The prayer shawl was basically a rectangle that draped the figure. At the end I added another pearl heart button that I had used on the dress bodice and sleeves. I overlapped the bottom pieces so that the prayer shawl did not fall off the doll.
The mane of hair is the signature feature of my ANNA Dolls.I usually use Lion Brand Homespun for the hair. Its soft and crinkly texture makes my dolls unique. Despite the fact that we were on vacation, my husband was willing to scout out a Joanne's or Michael's store to get the supplies I needed. Alas, a realistic shade of brown in Homespun was not available. We scanned the shelves and found 3 possible choices. I ultimately decided on 2 skeins of Unforgettable. Designing and executing the head of hair is a painstaking and time consuming job. Each strand is cut and secured individually to the doll's head. I usually start by making a running stitch around the area for hair. I have to decide where to place the hair on the forehead and how the hair will fall on the sides. When I am finished I easily remove these loose threads. With each succeeding doll, I have learned some tips to make the hair more realistic and to cut down waste. I generally start with strands that are 12 inches long for the first row on the back of the neck. When the strand is folded in half to knot onto the doll's head, it generally falls to the middle of the back. However, as I go up the head, I add about half an inch to the strands so that they will lie at about the same length at the bottom.With this technique, I had less wastage than when I used to make all of the strands 14 inches. When the hair was done, I only had to clip some ends a bit to get a pleasing look.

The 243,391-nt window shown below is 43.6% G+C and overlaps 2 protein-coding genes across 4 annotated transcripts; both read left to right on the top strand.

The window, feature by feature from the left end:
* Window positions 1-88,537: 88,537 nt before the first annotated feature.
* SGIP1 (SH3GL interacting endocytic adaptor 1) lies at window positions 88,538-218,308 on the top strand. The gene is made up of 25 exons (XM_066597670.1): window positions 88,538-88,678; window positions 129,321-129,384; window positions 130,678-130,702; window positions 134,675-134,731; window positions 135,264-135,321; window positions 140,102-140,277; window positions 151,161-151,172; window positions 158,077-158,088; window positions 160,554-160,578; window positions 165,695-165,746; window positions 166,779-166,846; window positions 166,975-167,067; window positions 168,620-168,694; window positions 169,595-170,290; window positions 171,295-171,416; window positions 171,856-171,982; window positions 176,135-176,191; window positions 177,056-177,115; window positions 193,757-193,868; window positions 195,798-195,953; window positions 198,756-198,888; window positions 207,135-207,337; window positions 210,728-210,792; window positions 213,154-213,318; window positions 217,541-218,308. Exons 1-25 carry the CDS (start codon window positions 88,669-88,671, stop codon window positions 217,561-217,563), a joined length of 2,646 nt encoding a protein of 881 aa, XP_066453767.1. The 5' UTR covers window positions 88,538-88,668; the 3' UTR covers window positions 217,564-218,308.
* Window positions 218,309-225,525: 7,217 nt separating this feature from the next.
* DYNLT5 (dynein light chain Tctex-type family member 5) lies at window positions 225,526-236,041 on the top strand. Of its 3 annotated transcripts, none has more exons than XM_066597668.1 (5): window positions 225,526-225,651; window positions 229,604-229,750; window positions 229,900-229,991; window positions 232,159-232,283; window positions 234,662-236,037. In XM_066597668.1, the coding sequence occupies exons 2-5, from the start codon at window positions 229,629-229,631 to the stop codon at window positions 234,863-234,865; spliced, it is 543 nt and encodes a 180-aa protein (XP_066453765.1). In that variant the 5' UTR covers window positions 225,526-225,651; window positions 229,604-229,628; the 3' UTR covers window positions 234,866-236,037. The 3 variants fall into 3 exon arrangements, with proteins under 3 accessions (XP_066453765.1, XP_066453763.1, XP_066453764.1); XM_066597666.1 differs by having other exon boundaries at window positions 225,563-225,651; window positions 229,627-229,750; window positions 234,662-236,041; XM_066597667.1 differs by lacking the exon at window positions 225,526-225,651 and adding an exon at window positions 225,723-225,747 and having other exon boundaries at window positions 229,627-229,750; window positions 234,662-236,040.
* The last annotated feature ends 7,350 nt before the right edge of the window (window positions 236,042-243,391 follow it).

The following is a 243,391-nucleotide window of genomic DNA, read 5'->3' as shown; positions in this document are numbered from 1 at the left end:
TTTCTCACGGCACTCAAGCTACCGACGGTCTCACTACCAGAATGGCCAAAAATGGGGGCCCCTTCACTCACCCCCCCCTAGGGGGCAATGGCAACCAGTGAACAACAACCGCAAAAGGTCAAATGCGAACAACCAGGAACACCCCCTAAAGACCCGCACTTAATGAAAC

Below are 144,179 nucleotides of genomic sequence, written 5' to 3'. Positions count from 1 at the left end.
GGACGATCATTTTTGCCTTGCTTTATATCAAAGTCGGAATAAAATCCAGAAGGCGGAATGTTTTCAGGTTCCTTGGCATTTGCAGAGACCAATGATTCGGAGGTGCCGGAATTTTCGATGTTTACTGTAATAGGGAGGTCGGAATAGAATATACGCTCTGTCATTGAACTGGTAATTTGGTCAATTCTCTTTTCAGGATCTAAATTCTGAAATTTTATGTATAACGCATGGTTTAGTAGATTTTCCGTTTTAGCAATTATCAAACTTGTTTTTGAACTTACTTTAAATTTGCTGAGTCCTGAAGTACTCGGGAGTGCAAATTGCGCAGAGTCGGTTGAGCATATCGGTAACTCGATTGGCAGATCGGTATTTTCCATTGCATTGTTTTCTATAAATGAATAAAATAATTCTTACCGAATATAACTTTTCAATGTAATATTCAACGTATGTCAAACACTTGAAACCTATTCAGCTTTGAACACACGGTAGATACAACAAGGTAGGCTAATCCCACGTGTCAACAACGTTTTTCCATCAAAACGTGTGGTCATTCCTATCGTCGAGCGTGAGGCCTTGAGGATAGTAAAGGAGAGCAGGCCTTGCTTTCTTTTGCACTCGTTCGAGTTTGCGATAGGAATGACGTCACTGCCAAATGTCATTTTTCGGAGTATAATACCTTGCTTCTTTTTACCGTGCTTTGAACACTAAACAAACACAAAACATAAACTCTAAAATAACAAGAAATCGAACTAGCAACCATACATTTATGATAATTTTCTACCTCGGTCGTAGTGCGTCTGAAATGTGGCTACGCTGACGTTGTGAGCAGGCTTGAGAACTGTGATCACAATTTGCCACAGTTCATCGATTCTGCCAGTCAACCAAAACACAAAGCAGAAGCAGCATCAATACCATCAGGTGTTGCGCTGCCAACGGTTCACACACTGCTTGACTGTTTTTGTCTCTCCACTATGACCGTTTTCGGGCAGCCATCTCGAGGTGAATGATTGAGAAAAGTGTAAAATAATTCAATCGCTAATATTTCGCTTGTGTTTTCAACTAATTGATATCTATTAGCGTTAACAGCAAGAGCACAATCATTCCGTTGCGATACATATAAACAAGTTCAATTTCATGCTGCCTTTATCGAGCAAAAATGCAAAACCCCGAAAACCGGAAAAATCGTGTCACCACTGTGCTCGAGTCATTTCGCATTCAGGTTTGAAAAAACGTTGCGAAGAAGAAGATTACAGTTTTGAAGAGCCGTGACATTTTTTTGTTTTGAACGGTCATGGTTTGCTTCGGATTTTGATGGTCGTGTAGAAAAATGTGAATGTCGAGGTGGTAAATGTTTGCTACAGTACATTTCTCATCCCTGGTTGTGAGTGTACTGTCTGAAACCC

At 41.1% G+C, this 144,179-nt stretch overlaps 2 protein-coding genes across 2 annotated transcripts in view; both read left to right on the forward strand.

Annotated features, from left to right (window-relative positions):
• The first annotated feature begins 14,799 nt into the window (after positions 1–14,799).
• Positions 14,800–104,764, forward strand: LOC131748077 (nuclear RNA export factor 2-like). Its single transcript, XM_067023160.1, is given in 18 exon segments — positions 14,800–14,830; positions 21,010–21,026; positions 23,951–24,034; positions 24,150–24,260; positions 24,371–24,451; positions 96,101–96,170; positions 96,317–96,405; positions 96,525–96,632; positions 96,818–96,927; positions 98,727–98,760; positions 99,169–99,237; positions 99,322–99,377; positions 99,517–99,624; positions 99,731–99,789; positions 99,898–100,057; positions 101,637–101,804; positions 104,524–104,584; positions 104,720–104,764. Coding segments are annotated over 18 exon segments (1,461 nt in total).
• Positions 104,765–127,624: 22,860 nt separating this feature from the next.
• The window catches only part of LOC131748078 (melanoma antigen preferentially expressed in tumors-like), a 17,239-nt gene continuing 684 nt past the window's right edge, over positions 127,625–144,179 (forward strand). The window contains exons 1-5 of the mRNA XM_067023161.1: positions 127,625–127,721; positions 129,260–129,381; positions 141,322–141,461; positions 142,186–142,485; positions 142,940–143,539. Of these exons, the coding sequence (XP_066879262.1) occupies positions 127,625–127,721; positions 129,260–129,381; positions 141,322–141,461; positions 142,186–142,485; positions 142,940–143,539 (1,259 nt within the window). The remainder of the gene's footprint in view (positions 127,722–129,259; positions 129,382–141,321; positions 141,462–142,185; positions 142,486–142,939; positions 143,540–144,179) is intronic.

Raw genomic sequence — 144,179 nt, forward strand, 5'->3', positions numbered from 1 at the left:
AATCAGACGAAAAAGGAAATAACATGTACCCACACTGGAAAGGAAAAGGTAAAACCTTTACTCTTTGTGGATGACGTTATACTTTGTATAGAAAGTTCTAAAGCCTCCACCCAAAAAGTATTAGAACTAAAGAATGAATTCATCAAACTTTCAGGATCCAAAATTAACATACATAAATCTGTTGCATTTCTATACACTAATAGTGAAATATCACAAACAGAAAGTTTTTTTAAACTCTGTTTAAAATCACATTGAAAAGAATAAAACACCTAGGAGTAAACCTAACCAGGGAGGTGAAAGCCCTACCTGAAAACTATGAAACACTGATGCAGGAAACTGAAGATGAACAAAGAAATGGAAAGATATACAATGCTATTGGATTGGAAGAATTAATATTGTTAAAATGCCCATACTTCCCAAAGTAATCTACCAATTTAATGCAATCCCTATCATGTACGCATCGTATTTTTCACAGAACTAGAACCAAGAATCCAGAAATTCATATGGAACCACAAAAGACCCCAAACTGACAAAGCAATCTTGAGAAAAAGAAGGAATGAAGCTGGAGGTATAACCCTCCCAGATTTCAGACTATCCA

My Adina doll was almost complete, but I needed one small detail to complete her. I wanted a small Star of David necklace that would be just the right accessory to complete her look. We searched craft and jewelry stores on the Cape. We scanned the internet. We found a few of these pendants, but they wee way to expensive for a doll. Finally Goody Beads proved to be my salvation. The 3/16 inch charms were $1.00, but were on sale for 40 cents. I ordered 30 as I did not want to go through this process again with future custom orders. The beads were $12, and the express mailing was $13. The package arrived on the morning I was to take my doll to the synagogue. I loved this tiny accent, and the pursuit was worth the effort.
The story is not over. The silent auction will take place on Saturday. Everyone who has seen this special doll has admired her. However, the retail price is $75 with a minimum bid of $45. Hopefully, some thoughtful mother, grandparent, friend will want to buy this wonderful gift for a special young lady in their lives.
I took the opportunity to advertise my ANNA dolls as a custom order and left a descriptive letter with business cards so that any future patrons could order dolls with specific hair color, costume, or special interest. In September, I completed a special order for mom with an adopted Chinese daughter who was an avid ice skater. I will keep all of you posted. Please think positive thoughts.